D – Yes, the paintings exist as a kind of chalk outline for a long time, I have learnt to leave it for a long time, just in that state.
J – Well its good to hear you are not perturbed by the status that I think painting does suffer from, a kind of beleaguered status. There is perpetual talk in certain quarters of its belatedness…
AM – That’s a bit 90’s
AM2 – I think that’s a little bit…when we were at college doing our MA if you said you were a painter there was a bit of…now it doesn’t have that…
J – But the people you were at college with are probably defining the taste of here and now.
D – My favourite retort to paintings belatedness, is that its done pretty well for the past 40,000 years.
J – To me it has the sort of comparable death of the novel mantra that was fashionable for decades and decades and has never been substantiated apart from being a sort of intellectual theory.
H- on this note the painting issue is something we are going to come back to later in the year with James and some other painters so it is to be continued!
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Artist Talk at TJ Boulting!
27 Mar - 2013
We are very excited to announce that next Wednesday Dale Adcock will be in conversation with the arts writer James Cahill at 7pm. They will be taking a walk through Adcock’s exhibition and discussing some of the complexities of his practice as well as the wider context of contemporary painting. We do hope that you will be able to join us!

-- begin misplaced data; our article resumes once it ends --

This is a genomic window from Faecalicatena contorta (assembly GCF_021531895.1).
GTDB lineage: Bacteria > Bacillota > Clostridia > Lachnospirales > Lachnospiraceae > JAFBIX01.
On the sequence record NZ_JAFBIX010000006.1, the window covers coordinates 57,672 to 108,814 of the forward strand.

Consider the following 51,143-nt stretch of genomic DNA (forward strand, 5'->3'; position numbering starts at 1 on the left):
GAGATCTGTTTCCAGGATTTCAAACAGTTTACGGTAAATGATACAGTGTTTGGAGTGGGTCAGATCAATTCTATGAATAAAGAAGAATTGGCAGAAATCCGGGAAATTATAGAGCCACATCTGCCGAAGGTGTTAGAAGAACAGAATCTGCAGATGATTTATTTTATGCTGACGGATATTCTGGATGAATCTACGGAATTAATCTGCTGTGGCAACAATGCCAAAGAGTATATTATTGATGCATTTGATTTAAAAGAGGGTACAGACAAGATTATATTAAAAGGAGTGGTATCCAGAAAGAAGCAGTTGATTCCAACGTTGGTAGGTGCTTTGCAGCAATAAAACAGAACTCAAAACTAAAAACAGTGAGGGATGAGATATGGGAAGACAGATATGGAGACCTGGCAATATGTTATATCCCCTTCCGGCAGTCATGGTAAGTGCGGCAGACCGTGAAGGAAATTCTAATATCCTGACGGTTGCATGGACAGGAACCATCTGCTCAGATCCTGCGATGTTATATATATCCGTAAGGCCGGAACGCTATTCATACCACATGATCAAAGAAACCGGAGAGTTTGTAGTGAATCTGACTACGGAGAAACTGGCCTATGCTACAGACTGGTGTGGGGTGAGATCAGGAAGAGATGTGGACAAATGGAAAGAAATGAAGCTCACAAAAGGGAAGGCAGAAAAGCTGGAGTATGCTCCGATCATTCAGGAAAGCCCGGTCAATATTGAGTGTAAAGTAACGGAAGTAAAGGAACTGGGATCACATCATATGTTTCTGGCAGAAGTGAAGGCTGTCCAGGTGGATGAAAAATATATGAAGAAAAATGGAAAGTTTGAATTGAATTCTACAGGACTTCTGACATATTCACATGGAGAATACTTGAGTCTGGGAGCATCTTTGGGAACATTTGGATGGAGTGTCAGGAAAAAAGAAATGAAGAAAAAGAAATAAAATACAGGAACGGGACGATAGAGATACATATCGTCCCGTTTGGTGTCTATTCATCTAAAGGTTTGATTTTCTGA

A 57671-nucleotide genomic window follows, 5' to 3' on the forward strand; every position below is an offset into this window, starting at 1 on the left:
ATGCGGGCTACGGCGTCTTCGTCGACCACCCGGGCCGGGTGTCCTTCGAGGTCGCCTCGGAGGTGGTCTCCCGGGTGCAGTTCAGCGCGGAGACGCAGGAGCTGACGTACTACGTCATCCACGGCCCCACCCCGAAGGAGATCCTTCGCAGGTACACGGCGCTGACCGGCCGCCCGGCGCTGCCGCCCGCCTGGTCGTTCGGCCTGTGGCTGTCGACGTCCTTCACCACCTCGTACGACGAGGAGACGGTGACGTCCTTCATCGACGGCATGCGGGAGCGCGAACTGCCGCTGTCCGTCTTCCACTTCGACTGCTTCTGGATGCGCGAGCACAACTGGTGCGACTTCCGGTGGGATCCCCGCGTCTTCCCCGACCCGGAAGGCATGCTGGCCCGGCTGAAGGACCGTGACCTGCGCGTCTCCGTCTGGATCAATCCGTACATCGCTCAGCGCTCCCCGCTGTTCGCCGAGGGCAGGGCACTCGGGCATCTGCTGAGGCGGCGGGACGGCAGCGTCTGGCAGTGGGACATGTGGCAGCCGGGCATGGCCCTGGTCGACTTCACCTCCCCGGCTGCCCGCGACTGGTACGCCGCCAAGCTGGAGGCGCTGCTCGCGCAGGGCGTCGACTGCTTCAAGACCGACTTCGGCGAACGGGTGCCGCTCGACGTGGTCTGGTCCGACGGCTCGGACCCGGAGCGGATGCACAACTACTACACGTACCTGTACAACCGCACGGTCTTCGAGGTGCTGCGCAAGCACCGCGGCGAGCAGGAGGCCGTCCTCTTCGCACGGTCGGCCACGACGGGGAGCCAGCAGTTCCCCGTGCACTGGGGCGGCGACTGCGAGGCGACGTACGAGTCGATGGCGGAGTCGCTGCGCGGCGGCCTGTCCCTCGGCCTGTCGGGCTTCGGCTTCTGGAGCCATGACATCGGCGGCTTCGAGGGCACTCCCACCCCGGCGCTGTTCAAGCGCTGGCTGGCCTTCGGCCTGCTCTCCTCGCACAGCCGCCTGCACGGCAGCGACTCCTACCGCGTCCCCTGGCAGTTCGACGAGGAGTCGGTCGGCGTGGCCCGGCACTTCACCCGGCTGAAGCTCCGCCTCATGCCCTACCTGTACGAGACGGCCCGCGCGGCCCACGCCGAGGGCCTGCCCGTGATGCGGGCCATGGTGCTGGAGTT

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Juliana Cerqueira Leite In Two International Group Shows.
1 Mar - 2013
Juliana Cerqueira Leite has collaborated with Myla Dalbesio, Grace Villamil and curator Amanda Schmitt under the name AloneTogether to produce an audio-visual installation at the Spring/Break art show in New York. The show opens on the 5th, take a break from the Armory and go see it! http://www.springbreakartshow.com/
Over in Berlin she also has an upcoming group show at DUVE curated by Nadim Samman, ‘The Age of Aquarius’. The exhibition examines artists’ wrestling with hope and doubt, questioning the effectiveness of new age symbolism in the 21st century.The exhibition runs from March 9 – May 4, 2013.
Summertime Blues 1, 2012
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Tabish Khan reviews Dale Adcock at TJ Boulting for The Londonist.